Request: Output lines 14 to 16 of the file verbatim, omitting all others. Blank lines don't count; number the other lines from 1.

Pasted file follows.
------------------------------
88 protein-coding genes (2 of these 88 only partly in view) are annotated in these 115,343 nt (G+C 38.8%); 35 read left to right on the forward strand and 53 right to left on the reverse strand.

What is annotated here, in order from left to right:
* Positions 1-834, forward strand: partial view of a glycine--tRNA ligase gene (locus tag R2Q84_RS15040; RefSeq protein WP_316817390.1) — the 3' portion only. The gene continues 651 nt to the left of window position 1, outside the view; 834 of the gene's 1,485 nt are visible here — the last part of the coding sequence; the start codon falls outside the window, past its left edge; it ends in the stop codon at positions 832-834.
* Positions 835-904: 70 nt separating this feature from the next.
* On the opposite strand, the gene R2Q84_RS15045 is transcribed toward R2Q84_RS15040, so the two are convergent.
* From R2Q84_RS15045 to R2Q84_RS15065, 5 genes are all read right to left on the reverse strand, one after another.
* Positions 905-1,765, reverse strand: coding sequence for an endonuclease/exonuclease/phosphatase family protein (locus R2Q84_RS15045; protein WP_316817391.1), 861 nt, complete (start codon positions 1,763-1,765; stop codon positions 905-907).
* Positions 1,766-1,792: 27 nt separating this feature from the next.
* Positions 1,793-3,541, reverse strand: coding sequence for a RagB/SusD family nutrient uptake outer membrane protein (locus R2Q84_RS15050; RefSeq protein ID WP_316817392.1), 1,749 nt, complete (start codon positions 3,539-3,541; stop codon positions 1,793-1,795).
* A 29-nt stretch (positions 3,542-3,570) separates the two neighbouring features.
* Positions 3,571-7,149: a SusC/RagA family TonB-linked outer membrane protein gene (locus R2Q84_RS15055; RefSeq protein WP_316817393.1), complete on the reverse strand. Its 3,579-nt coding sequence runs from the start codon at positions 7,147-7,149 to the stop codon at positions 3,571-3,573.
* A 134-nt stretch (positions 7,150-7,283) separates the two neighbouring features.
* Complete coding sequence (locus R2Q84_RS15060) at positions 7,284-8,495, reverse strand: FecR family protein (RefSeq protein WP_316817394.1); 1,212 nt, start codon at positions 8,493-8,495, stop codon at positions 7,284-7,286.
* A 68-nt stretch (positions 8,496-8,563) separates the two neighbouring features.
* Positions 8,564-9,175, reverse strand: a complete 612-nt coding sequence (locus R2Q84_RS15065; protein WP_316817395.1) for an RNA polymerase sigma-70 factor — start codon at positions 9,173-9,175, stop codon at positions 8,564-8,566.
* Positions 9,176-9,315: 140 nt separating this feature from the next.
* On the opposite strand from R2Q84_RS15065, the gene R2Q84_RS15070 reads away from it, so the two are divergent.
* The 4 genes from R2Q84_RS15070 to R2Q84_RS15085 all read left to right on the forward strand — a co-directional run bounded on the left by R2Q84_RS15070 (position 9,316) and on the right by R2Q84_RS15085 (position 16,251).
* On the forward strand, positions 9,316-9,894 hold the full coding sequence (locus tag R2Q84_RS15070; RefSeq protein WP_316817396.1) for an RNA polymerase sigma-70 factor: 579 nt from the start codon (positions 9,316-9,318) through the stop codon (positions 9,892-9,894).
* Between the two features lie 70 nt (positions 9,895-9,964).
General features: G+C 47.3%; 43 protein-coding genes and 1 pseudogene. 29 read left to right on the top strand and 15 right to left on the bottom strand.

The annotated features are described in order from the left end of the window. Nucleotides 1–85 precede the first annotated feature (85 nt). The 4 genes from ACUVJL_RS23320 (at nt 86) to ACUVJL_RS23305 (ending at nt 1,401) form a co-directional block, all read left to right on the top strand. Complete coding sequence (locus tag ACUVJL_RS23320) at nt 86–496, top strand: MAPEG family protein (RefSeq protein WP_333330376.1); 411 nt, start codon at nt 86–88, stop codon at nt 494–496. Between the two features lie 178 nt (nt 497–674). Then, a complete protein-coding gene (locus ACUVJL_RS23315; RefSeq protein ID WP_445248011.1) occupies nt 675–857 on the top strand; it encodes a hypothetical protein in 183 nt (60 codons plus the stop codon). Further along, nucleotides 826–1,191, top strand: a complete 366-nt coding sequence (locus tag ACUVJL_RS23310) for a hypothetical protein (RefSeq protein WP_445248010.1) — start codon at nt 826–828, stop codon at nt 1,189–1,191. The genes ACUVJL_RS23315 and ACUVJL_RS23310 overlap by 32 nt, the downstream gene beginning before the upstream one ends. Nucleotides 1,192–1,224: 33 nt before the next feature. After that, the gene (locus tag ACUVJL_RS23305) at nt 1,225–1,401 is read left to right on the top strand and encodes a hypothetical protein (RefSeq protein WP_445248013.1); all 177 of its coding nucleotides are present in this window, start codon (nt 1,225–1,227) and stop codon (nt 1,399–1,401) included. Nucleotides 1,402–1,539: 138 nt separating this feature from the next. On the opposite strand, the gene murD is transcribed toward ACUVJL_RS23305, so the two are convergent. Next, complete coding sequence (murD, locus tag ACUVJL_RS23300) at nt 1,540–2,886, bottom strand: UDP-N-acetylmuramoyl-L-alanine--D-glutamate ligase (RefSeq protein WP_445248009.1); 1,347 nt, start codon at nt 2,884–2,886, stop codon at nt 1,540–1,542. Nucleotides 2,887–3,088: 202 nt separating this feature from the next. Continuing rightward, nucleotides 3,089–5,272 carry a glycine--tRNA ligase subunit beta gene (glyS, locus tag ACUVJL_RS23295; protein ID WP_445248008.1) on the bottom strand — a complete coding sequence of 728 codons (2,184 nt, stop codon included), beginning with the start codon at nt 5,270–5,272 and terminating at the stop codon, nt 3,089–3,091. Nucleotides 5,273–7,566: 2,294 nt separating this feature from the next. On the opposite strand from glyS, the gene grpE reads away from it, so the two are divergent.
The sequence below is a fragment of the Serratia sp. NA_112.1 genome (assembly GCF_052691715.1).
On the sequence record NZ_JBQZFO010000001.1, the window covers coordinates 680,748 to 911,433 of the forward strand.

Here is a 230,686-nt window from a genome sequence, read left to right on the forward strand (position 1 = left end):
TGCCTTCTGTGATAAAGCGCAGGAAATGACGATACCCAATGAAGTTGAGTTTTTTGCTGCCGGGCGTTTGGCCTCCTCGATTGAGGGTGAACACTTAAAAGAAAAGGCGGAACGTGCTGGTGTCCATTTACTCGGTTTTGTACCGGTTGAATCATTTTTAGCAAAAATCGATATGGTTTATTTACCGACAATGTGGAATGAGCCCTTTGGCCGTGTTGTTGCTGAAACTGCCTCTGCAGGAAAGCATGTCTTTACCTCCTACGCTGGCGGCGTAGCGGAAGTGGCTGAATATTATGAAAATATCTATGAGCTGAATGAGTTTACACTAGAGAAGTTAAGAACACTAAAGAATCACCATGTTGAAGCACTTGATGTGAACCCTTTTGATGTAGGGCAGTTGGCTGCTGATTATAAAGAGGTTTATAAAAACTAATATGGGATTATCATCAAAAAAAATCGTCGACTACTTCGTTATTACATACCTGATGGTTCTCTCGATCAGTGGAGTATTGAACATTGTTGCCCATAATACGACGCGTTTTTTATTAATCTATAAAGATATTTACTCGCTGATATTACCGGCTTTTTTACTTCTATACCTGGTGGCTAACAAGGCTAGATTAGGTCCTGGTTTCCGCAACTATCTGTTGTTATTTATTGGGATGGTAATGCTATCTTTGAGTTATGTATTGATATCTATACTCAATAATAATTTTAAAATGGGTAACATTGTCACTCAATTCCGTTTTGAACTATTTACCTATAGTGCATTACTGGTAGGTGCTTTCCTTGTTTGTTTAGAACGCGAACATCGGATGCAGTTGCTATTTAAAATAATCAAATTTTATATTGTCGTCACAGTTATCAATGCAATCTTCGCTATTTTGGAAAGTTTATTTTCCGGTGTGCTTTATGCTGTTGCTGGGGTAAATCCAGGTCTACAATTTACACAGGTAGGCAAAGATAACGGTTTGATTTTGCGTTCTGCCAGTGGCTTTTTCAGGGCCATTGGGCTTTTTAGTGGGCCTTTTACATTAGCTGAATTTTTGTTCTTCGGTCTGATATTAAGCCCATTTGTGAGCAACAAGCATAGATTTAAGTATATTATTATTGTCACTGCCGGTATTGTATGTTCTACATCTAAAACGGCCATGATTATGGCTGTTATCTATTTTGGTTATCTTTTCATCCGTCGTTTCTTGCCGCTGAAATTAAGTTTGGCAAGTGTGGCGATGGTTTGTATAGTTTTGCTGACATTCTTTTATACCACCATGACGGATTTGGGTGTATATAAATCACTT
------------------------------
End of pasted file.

* A 68-nt stretch (positions 8,496-8,563) separates the two neighbouring features.
* Positions 8,564-9,175, reverse strand: a complete 612-nt coding sequence (locus R2Q84_RS15065; protein WP_316817395.1) for an RNA polymerase sigma-70 factor — start codon at positions 9,173-9,175, stop codon at positions 8,564-8,566.
* Positions 9,176-9,315: 140 nt separating this feature from the next.